Paul Krugman — Nobel Laureate economist, #5 on Prospect magazine’s 2015 list of the world’s top “thinkers” — gives us powerful advice about the climate policy debate in his August 12 NYT op-ed (similar to this from a February column).
Here’s how I would approach the issue: by asking how we know that a modeling approach is truly useful. The answer, I’d suggest, is that we look for surprising successful predictions. General relativity got its big boost when light did, in fact, bend as predicted. The theory of a natural rate of unemployment got a big boost when the Phillips curve turned into clockwise spirals, as predicted, during the stagflation of the 1970s.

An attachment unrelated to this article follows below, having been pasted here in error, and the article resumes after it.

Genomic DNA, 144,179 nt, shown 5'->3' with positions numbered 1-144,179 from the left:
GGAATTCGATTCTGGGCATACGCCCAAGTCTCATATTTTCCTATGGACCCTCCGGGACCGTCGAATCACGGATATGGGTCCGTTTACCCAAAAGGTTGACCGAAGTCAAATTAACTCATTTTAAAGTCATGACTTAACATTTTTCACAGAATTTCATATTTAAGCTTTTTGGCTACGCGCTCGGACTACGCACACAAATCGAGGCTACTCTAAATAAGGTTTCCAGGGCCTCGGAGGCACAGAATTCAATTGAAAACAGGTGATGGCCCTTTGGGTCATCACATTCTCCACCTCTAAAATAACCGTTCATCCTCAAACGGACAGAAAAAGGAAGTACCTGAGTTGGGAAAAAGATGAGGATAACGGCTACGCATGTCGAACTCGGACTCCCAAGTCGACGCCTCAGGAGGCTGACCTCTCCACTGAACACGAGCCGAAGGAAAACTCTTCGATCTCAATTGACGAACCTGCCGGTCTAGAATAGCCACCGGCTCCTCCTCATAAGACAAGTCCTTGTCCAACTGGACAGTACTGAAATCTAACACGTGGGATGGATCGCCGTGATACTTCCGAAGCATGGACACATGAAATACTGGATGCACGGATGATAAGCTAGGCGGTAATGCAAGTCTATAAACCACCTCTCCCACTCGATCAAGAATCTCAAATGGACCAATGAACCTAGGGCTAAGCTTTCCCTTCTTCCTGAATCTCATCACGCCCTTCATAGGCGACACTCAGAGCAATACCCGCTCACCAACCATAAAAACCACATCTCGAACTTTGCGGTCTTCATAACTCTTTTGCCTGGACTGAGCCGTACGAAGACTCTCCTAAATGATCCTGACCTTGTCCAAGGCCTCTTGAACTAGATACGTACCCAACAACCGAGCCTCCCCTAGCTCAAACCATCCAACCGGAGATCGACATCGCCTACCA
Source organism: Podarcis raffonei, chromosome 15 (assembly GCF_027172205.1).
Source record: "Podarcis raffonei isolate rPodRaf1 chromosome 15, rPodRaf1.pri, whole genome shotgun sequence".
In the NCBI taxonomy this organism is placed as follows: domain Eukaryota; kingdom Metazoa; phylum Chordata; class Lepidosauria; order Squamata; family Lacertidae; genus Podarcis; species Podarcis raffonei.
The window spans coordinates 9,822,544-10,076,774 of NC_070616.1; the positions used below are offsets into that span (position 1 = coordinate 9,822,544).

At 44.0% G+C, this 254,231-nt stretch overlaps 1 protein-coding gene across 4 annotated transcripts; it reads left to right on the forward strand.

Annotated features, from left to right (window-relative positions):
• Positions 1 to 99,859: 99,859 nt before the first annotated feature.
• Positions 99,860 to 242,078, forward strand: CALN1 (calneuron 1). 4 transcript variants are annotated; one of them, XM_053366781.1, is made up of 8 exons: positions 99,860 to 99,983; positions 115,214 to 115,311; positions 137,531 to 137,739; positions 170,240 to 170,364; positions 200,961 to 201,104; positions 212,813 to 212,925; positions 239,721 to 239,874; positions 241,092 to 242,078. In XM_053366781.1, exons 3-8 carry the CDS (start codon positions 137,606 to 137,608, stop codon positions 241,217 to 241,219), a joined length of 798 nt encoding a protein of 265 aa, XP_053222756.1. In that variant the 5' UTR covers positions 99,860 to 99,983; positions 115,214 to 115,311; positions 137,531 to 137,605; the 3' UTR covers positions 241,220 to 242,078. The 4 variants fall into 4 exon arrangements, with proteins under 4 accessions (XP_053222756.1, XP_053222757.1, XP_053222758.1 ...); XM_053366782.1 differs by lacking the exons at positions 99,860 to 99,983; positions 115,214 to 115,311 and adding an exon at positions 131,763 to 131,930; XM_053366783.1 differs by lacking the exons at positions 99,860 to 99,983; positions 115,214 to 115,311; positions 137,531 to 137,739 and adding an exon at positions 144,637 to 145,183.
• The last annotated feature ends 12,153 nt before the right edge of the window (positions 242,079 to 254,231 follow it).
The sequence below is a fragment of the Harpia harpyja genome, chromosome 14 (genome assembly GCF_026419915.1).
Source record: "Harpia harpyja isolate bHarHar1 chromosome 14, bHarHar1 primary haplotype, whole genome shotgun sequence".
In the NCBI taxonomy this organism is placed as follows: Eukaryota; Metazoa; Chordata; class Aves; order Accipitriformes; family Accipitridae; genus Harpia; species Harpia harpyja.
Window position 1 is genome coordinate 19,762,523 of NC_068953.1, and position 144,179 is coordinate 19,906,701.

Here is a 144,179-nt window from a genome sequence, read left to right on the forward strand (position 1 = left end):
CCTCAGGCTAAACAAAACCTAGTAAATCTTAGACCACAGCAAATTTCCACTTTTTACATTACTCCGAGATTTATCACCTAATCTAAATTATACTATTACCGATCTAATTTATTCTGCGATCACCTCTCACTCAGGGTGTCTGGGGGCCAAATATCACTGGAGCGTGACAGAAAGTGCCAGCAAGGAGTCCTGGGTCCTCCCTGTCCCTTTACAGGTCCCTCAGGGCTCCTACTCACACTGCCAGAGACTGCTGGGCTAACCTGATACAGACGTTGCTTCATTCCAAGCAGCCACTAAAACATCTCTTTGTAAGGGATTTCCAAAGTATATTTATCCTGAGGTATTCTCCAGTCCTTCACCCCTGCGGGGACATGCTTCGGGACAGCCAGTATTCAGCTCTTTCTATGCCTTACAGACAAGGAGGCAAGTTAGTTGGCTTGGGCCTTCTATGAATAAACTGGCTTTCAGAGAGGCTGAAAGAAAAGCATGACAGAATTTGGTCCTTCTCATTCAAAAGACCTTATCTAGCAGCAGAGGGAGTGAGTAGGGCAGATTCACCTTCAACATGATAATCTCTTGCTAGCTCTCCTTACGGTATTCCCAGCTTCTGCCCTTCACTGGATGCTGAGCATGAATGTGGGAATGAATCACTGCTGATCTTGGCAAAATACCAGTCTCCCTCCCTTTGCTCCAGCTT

So has there been anything like that in recent years? …Were there any interesting predictions from … models that were validated by events?
In fact he is discussing his own field, macroeconomics — but this insight has deep roots in the philosophy of science and applies as well to climate science. Predictions are the gold standard for validating theories. In The Structure of Scientific Revolutions (1962) Thomas Kuhn described failed predictions that undermined dominant paradigms (e.g., the Michelson–Morley experiment) and successful predictions that helped establish new paradigms (e.g., the orbit of Mercury). He said…